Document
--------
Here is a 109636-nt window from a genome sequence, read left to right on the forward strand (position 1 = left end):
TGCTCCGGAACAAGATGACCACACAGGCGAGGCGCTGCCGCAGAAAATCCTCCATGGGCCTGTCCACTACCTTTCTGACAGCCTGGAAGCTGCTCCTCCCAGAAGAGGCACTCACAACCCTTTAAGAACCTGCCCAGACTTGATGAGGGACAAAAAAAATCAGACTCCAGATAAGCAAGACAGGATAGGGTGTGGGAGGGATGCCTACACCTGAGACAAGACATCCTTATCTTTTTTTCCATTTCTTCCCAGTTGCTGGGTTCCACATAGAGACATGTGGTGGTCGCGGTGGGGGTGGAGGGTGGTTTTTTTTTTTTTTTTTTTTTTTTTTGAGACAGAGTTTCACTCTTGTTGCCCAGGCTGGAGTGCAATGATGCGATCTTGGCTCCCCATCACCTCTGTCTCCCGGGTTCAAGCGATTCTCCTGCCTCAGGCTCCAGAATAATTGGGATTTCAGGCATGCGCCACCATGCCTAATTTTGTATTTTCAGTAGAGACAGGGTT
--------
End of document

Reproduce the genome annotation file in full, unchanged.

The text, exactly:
Here is a 109636-nt window from a genome sequence, read left to right on the forward strand (position 1 = left end):
TGCTCCGGAACAAGATGACCACACAGGCGAGGCGCTGCCGCAGAAAATCCTCCATGGGCCTGTCCACTACCTTTCTGACAGCCTGGAAGCTGCTCCTCCCAGAAGAGGCACTCACAACCCTTTAAGAACCTGCCCAGACTTGATGAGGGACAAAAAAAATCAGACTCCAGATAAGCAAGACAGGATAGGGTGTGGGAGGGATGCCTACACCTGAGACAAGACATCCTTATCTTTTTTTCCATTTCTTCCCAGTTGCTGGGTTCCACATAGAGACATGTGGTGGTCGCGGTGGGGGTGGAGGGTGGTTTTTTTTTTTTTTTTTTTTTTTTTTGAGACAGAGTTTCACTCTTGTTGCCCAGGCTGGAGTGCAATGATGCGATCTTGGCTCCCCATCACCTCTGTCTCCCGGGTTCAAGCGATTCTCCTGCCTCAGGCTCCAGAATAATTGGGATTTCAGGCATGCGCCACCATGCCTAATTTTGTATTTTCAGTAGAGACAGGGTT